A friend of mine is about to publish a unique book.
Vera Gara's memoir, Least Expected Heroes of the Holocaust: a personal memoir, (Ottawa, 2011, ISBN 978-0-9877789-0-1, soft cover, $15, will be available by November 2011 from firstname.lastname@example.org
An Ottawa grandmother, Vera (Pick) Gara has authored an extraordinary memoir about heroic people who showed their humanity in terrible times. Mrs. Gara, R.N., a Canadian citizen and Ottawa resident for almost forty years, had her childhood interrupted by the rise of the Nazis and World War Two.
In her book, Least Expected Heroes of the Holocaust: a personal memoir, Mrs. Gara pays tribute to the everyday people who put themselves at risk to try to help her and her parents, first in 1938 when Hitler annexed Austria, and then in 1944-5, when the Jews of Hungary were rounded up by the Nazis.
Gara, who devotes herself to volunteer work and public education about the Holocaust, was instrumental in the establishment of Raoul Wallenberg Park in Ottawa (Nepean) and, as a result, was awarded membership in the Order of the Polar Star, the highest order that the Swedish government bestows upon foreigners. Wallenberg was a Swedish businessman and diplomat who saved the lives of many Hungarian Jews in 1944-5.
"Thinking about my wartime experiences and Wallenberg's heroic deeds, I became convinced that I must do something to honour the people who were not ambassadors or of other high rank, but who tried to help me and my parents during our awful journey in 1944-5," writes Gara. "People in ordinary walks of life showed themselves to be extraordinary by taking risks and acting like decent human beings during those dark days. I cannot honour them all with parks and monuments, though I would if I could. Instead, I have written about some whose lives touched mine, to convey my gratitude."
One outstanding example of such a fine person was the family chauffeur, who tried, in 1938, to save some family furnishings when the Pick meat packing plant and home were ransacked by the Nazis, forcing Vera's mother to flee with her young daughter to Hungary, while Mr. Pick was imprisoned.
Later, Vera's father was released and joined the family in Hungary, but worse was yet to come. Vera and her parents were among the Jews of Hungary whom the Nazis began rounding up for deportation and death in 1944-5.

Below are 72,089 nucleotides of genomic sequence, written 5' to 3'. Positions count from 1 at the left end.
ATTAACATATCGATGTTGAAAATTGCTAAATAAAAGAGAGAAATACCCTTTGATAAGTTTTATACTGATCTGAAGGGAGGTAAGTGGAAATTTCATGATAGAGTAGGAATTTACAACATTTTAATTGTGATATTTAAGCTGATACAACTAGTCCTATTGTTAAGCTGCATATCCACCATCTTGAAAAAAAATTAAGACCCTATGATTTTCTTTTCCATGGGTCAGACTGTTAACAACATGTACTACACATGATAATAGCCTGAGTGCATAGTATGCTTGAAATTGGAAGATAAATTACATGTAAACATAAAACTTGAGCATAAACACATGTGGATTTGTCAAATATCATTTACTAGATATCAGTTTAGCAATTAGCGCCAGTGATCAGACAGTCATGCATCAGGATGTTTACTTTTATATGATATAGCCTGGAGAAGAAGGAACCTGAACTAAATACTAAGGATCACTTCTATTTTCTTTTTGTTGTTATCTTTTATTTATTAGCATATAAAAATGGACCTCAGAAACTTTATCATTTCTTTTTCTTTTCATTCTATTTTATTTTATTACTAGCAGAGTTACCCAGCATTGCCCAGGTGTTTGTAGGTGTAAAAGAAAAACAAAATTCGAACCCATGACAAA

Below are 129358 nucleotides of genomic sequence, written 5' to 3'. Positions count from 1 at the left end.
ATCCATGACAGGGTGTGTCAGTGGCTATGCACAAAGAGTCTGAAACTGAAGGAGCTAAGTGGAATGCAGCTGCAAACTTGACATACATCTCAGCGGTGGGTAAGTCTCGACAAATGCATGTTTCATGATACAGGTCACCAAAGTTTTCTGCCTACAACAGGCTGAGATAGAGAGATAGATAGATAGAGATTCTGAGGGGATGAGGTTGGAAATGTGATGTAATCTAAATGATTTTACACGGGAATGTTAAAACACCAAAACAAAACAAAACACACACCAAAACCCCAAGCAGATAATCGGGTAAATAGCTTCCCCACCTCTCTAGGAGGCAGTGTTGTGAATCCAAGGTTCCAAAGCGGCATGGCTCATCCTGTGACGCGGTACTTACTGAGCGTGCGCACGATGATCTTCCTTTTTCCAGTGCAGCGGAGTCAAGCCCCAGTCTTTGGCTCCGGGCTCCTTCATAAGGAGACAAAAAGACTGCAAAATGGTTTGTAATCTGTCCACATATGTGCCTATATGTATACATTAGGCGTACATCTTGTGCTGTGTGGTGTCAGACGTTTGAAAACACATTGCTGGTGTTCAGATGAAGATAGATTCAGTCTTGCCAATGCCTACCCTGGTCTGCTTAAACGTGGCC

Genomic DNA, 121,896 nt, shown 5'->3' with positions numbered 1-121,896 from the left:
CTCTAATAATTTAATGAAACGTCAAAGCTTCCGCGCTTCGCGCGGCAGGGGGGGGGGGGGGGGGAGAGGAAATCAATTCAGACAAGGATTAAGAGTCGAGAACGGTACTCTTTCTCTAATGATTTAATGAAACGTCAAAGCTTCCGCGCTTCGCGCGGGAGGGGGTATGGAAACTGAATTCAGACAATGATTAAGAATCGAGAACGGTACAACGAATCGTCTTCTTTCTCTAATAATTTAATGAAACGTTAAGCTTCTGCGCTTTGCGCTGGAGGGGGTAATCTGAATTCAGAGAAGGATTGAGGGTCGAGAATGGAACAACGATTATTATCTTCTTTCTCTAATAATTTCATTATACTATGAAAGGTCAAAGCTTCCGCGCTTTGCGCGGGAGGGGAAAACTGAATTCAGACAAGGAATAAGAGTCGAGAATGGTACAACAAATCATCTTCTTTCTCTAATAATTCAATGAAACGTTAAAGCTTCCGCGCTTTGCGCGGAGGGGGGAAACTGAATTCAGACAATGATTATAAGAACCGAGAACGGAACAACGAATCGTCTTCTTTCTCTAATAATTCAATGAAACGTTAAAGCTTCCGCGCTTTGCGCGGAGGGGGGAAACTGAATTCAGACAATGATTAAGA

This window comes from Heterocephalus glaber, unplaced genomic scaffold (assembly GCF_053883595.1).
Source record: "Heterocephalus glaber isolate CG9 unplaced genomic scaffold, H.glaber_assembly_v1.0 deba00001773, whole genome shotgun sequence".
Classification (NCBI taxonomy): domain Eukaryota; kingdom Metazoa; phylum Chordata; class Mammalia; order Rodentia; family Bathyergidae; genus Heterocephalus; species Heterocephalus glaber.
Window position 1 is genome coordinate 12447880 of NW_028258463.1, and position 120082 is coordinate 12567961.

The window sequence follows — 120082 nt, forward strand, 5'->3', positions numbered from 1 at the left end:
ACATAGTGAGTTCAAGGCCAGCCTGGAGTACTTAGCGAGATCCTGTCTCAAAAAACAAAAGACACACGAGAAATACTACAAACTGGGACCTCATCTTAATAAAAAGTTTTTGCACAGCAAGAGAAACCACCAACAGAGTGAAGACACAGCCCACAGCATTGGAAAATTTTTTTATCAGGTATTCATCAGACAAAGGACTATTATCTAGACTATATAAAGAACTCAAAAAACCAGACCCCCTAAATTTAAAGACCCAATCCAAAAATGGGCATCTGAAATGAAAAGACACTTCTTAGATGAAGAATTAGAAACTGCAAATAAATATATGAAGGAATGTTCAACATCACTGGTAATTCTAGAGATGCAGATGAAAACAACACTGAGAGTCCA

The Picks were transported, first, to a forestry work camp in Loitzendorf, an Austrian village, and eventually to Bergen-Belsen concentration camp. At the forestry camp, Vera's mother went into the village to buy food, and was befriended by an Austrian farm wife, Frau Lagler. Her twelve year old daughter, Mitzl, provided the prisoners with goats' milk (cows' milk being designated for the army). When Herr Lagler was questioned by the authorities as to whether his family was helping Jews, he replied that he was at work in his fields from sun-up to sun-down and knew nothing.
Unfortunately, the adult prisoners in the forestry camp were unable to do the required work, and the Picks, with the others, were moved again. On their sad journey, which ultimately led to Bergen-Belsen where Vera's father died, they were aided in small but important ways by several other good human beings who went out on a limb to be of help. Under the circumstances, the deeds of these "least expected heroes" were remarkable, says Mrs. Gara.
Mrs. Gara continues her story post-war, showing the longterm impact of the Nazi regime on her own and other families, including that of her husband, George Gara. Life in Hungary under communism brought more oppression. Formerly discriminated against as Jews, Mrs. Pick and Vera were now under suspicion as "capitalists." Finally, mother and daughter were able to return to Vienna. Vera studied nursing in London, England, and later, with George and their children, moved to Canada.
Reading Vera Gara's memoir takes you on an emotional roller-coaster ride. Her entire story is remarkable. Her surprisingly positive attitude shines through in every chapter. Though subjected to the worst oppression inflicted by totalitarian regimes, she has emerged as a vibrant person determined to live her life to the fullest, and to tell about past evil so that people will not repeat it.
The most touching part of Mrs. Gara's book is her recent rekindling of her friendship with Mitzl (Lagler) Reithmayer and her family, and with other Austrians who tried to help during the terrible past.
"People like Mizl and her family think it is normal to be good and helpful, and that is why we [George and I] value our friendship with them," says Vera Gara. "Always bear in mind: what may seem like a small act at the time may be the factor that keeps someone alive."
Least Expected Heroes of the Holocaust: a personal memoir, (ISBN 978-0-9877789-0-1) is available from Vera Gara, email@example.com for $15.